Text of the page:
Hah, I never have time to blog any more. :-(

However you can just link to the mailman archives if you want to reference it.

On Sat, Dec 19, 2015 at 12:16 AM, Ben Finney <ben+python@benfinney.id.au> wrote:
Guido van Rossum <guido@python.org> writes:

> The link between hashing and immutability is because objects whose
> hash would change are common, e.g. lists, and using them as dict keys
> would be very hard to debug for users most likely to make this
> mistake. […]
>
> […] But the real question here isn't "why aren't all things hashable"
> but "why can't you put mutable values into a set". […]
>
> Hashing comes into play because all of Python's common data structures
> use hashing to optimize lookup -- but if we used a different data
> structure, e.g. something based on sorting the keys, we'd still have
> the mutability problem. And we'd have worse problems, because values
> would have to be sortable, which is a stricter condition than being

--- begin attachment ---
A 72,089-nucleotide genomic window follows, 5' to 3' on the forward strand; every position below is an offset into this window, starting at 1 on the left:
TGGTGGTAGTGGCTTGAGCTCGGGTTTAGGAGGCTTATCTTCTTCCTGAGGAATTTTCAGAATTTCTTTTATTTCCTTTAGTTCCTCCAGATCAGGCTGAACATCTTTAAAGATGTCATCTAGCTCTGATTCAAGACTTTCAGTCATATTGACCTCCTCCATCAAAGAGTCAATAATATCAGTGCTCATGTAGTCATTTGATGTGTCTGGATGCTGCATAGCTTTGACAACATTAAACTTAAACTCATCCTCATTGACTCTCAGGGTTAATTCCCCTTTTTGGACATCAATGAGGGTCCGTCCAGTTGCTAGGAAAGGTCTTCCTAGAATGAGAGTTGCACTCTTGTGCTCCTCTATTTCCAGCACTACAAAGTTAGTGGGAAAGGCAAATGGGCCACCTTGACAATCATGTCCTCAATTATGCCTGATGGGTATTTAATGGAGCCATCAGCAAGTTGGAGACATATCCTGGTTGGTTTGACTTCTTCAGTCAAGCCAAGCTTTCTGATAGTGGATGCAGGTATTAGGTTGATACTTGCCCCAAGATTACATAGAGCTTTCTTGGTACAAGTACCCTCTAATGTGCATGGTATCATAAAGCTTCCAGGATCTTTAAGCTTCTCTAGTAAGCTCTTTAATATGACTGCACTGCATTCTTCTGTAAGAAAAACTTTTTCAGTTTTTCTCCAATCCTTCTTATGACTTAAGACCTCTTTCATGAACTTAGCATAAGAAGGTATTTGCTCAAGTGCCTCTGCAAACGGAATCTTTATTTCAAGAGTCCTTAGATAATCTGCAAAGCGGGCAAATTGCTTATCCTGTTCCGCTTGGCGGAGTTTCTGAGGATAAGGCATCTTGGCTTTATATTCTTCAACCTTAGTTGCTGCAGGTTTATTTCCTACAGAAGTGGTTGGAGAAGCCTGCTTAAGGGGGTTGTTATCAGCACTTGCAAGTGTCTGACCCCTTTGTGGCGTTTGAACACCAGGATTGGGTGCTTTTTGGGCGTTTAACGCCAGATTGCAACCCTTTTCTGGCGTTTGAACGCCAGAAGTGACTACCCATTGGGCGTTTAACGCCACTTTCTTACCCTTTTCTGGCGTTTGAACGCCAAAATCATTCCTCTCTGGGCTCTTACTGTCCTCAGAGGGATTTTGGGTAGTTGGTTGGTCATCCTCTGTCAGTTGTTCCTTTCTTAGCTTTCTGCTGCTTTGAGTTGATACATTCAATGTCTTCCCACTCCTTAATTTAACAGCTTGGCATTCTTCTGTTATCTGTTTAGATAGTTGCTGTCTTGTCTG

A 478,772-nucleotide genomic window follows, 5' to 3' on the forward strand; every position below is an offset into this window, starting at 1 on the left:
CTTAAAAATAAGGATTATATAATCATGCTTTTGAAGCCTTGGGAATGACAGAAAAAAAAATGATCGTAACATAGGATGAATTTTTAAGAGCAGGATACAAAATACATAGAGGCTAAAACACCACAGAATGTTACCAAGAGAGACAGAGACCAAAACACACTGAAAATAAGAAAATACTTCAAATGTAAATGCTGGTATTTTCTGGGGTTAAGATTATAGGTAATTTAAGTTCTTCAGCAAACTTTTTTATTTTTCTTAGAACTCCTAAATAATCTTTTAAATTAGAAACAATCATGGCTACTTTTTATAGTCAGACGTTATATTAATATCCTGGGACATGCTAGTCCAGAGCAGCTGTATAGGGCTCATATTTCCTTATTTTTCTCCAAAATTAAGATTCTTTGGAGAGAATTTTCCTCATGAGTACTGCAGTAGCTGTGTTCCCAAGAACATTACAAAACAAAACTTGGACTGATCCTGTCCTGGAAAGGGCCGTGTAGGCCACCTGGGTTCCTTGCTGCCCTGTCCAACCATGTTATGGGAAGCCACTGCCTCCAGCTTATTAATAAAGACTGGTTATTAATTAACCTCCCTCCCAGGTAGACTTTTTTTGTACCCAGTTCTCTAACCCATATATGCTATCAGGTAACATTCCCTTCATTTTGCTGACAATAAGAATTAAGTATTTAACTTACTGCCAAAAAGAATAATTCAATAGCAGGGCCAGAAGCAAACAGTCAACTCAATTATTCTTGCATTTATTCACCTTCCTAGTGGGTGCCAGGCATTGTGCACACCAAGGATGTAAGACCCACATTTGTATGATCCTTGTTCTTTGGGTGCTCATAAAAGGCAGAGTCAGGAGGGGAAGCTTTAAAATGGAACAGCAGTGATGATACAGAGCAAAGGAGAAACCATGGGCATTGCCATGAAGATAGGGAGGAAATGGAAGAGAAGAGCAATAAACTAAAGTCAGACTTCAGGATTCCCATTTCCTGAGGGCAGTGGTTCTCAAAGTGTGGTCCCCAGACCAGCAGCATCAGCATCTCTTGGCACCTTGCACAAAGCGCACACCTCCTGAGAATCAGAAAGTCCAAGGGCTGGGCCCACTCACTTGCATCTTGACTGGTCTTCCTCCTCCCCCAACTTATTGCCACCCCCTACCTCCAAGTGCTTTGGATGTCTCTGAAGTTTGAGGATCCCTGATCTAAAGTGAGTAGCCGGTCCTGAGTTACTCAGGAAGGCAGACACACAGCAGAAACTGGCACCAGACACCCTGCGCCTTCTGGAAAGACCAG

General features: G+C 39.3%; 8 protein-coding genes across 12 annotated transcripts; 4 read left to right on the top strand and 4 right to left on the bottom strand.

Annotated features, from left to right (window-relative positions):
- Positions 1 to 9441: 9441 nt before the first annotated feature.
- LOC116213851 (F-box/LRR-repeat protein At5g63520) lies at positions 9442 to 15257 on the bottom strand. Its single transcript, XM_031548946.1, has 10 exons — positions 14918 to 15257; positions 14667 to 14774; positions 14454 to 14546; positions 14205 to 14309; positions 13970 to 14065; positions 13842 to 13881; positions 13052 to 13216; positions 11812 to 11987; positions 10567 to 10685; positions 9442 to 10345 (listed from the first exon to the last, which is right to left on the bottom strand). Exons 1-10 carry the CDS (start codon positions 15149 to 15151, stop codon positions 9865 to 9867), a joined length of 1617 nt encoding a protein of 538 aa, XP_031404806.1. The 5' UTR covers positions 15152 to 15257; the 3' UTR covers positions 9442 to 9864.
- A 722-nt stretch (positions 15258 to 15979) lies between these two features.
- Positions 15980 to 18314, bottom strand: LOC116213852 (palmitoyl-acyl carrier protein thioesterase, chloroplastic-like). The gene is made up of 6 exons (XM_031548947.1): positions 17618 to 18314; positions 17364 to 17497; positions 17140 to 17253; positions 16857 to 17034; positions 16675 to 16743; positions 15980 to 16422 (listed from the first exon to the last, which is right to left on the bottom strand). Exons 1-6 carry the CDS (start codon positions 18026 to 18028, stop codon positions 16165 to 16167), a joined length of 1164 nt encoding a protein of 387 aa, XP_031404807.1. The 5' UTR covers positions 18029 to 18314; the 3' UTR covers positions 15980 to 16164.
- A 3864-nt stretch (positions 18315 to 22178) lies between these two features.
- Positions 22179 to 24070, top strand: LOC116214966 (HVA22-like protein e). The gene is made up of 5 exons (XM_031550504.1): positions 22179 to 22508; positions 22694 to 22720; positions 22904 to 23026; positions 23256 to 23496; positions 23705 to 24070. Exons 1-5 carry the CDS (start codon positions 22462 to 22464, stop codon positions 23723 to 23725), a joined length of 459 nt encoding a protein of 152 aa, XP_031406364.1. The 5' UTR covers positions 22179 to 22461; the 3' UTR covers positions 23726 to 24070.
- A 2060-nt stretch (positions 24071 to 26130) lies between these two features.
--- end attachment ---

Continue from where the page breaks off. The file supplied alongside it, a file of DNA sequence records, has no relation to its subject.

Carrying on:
> immutable.
>
> In any case, you can't solve this problem by making all values hashable.

That was a great explanation; you answered several points on which I was
vague, and you addressed some things I didn't even know were problems.

I'd love to see that edited to a blog post we can reference in a single
article, if you have the time.

--
 \         “I went to the museum where they had all the heads and arms |
  `\      from the statues that are in all the other museums.” —Steven |
_o__)                                                           Wright |
Ben Finney

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--
--Guido van Rossum (python.org/~guido)